In This Issue

Med J Aust 2006; 184 (1): 2. || doi: 10.5694/j.1326-5377.2006.tb00083.x
Published online: 2 January 2006

Skin savvy

A national survey has revealed that overall rates of non-melanoma skin cancer in Australia have risen since 1985. There’s hope though, say Staples et al (→ Non-melanoma skin cancer in Australia: the 2002 national survey and trends since 1985): these rates have stabilised for people under 60 years of age, who have been exposed to skin cancer prevention programs.

Speaking of prevention, did you know that shade structures often don’t offer much sun protection? Let’s opt for function over form, argue Turnbull and Parisi (→ Effective shade structures), concerned that guidelines for shade design and creation pay more attention to aesthetics and cost than to effectiveness.

On the topic of treatment, many “skin cancer clinics” have sprung up in Australia, staffed by non-specialist doctors from various backgrounds. Wilkinson et al (→ Skin cancer medicine in primary care: towards an agenda for quality health outcomes) point out that little is known about many such clinics, while training opportunities and quality assurance mechanisms for their medical staff are limited or completely absent. They discuss moves to train and advocate for doctors interested in this field, as well as the need for government, businesses and researchers to work together.

I’m a believer

Just over half the South Australian population used complementary and alternative medicine (CAM) in 2004. MacLennan et al (→ The continuing use of complementary and alternative medicine in South Australia: costs and beliefs in 2004) quizzed CAM users about therapies they sought, their reasons for doing so, and their sometimes mistaken beliefs on the testing of CAMs.

Rising Star

Announcing the dawning of a new era: a health services evidence collection to guide Australian health policy! In “A new EPOC in Australian health research”, Gruen et al explain how a satellite of the Cochrane Collaboration’s Effective Practice and Organisation of Care (EPOC) Group has joined forces with the National Institute of Clinical Studies to develop this important resource.

Generically speaking

In the event of a pandemic of avian influenza, our limited antiviral stockpile will be allocated according to a priority list. This Who’s Who of antiviral recipients isn’t publicly available — will it include the Health Minister, for instance? (It’s even been put to him that his rations could be decided daily based on his performance during a pandemic . . .) Antiviral supplies are limited as the patent owners currently hold an exclusive licence for manufacture. Lokuge et al (→ Pandemics, antiviral stockpiles and biosecurity in Australia: what about the generic option?) argue that our government should issue compulsory licences so that Australian generic manufacturers can produce antivirals locally or import them from generic producers.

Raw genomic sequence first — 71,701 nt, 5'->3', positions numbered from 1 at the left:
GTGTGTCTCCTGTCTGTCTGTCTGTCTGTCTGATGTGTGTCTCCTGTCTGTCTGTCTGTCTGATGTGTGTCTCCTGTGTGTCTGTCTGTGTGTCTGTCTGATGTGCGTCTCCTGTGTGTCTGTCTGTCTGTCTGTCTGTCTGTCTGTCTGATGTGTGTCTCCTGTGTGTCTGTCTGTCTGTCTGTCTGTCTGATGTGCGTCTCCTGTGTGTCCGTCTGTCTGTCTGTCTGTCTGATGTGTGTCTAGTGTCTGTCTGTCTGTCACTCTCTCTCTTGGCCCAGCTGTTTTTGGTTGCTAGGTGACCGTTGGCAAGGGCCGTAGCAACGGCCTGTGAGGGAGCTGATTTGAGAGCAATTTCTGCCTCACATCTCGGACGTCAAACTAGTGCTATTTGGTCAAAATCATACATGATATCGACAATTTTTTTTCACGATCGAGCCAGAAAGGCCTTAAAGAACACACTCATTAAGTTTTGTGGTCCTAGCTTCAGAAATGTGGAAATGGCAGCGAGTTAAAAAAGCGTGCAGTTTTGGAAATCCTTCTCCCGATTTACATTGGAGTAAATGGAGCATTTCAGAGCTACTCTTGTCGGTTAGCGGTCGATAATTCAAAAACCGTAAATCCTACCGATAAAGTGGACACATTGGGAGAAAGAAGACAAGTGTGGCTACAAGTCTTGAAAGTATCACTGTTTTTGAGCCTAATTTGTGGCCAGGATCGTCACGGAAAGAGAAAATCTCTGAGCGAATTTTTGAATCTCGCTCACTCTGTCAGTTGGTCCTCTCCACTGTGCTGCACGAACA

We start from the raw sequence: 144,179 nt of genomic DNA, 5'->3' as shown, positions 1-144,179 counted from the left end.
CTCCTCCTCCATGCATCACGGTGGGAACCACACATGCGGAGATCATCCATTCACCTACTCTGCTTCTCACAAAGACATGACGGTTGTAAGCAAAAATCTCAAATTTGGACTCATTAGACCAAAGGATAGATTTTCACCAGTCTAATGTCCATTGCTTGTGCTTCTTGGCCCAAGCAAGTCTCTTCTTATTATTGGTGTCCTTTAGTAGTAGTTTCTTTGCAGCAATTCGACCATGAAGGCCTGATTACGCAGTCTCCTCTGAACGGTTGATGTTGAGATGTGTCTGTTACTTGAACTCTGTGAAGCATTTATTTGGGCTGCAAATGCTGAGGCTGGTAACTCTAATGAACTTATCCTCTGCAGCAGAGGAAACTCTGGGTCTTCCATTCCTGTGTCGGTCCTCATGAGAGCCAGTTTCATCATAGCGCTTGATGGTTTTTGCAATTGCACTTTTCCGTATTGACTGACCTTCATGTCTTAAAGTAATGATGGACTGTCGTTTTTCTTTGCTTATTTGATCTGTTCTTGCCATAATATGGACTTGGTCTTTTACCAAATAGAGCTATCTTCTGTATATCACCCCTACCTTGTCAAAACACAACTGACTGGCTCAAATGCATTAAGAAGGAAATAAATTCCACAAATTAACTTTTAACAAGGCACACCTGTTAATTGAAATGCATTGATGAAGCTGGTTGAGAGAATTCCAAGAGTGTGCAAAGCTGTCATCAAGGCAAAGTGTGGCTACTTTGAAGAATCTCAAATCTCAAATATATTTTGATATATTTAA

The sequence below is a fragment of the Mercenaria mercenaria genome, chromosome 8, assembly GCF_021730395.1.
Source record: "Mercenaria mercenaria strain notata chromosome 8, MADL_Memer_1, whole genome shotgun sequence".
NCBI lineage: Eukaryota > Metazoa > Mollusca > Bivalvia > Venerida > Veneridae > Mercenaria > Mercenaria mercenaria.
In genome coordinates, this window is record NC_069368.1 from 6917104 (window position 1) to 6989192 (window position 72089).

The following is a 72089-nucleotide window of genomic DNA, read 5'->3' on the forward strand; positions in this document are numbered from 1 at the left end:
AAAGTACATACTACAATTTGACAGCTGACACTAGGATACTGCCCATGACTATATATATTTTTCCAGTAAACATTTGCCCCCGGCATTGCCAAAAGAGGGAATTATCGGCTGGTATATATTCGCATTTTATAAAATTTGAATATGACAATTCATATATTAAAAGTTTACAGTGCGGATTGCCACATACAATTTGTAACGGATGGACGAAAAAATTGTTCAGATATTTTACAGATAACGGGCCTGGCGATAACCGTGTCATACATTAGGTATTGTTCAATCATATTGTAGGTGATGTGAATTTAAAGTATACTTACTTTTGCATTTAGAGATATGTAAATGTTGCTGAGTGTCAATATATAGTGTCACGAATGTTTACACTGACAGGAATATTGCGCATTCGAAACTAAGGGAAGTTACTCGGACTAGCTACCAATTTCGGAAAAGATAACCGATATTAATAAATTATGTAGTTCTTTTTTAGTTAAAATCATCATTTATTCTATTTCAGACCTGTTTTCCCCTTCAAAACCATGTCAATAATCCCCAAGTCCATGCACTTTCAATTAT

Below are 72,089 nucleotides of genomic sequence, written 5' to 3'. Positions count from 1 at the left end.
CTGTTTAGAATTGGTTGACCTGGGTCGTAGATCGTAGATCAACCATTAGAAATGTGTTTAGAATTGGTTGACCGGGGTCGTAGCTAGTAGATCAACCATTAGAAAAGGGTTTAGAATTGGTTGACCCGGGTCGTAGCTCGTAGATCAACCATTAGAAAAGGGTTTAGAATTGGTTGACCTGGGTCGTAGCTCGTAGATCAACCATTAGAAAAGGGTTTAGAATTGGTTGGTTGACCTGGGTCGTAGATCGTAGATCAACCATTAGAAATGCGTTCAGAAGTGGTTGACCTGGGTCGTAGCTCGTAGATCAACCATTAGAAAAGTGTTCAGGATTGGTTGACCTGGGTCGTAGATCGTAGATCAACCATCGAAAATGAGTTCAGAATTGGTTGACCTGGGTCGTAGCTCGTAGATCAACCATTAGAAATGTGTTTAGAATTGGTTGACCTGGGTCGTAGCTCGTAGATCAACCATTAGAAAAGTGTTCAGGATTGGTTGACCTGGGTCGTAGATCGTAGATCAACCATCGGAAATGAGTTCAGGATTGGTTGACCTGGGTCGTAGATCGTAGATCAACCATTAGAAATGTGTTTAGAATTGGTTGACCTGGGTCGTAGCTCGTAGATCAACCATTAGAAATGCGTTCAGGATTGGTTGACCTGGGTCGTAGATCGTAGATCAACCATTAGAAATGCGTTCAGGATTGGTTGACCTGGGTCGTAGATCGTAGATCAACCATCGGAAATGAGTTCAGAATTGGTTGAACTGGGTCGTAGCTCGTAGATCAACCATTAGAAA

Our inventors

What makes an invention a commercial success? Mattes and colleagues asked Australian inventors listed on medical patents about the final commercial outcomes of their inventions in the US, and the process of commercialisation. In “Predicting commercial success for Australian medical inventions patented in the United States: a cross sectional survey of Australian inventors”, they report predictors linked to new or improved products and production processes.

It’s showtime

As usual, we showcase the wit and insight of our readers in Matters Arising (→ Chronic kidney disease and automatic reporting of estimated glomerular filtration rate) and Letters to the Editor (→ Pethidine in emergency departments: promoting evidence-based prescribing), as they respond to previous articles on automatic reporting of estimated glomerular filtration (eGFR) rate, anorexia nervosa, pethidine in EDs, and treating early breast cancer.

Life beyond the wave

This time last year the world watched in disbelief as the death toll from the Indian Ocean tsunami climbed steadily to numbers that most of us could barely comprehend. Since then, Australia’s involvement with the stricken region has evolved from relief provision to rebuilding and ongoing partnership and support. The involvement of multiple agencies highlights the need for coordination. One Australian coordination body just getting off the ground is the Australian Health Alliance to Assist with Post-tsunami Reconstruction.

On (→ Challenges of post-tsunami reconstruction in Sri Lanka: health care aid and the Health Alliance), Komesaroff and Sundram describe how the Health Alliance was formed, its aims, recommendations and actions so far, particularly in Sri Lanka. White also spent time in a region that was indirectly but profoundly affected by the tsunami. His perspective on this (→ Post-tsunami relief in a small village in rural India) further illustrates the complexity of getting the rebuilding process “right”.

Artesunate for all

A recent international trial showed that artesunate was superior to quinine in treating severe malaria. Great news for South-East and southern Asia, where over 120 million people contract malaria yearly, say Anstey et al (→ Improving the availability of artesunate for treatment of severe malaria). But despite the drug’s attractive cost-benefit profile, there’s a hitch when it comes to using artesunate in Australia.

Another time ... another place

It has been estimated that consumers waste $500 million a year on medical quackery and another $500 million dollars annually on some “health foods” which have no beneficial effect . . . Unnecessary deaths, injuries, and financial loss . . . can be expected to continue until the law requires adequate testing for safety and efficacy of products and devices before they are made available to consumers.

John F Kennedy
Message to Congress on Problems of the Aged
21 February 1963



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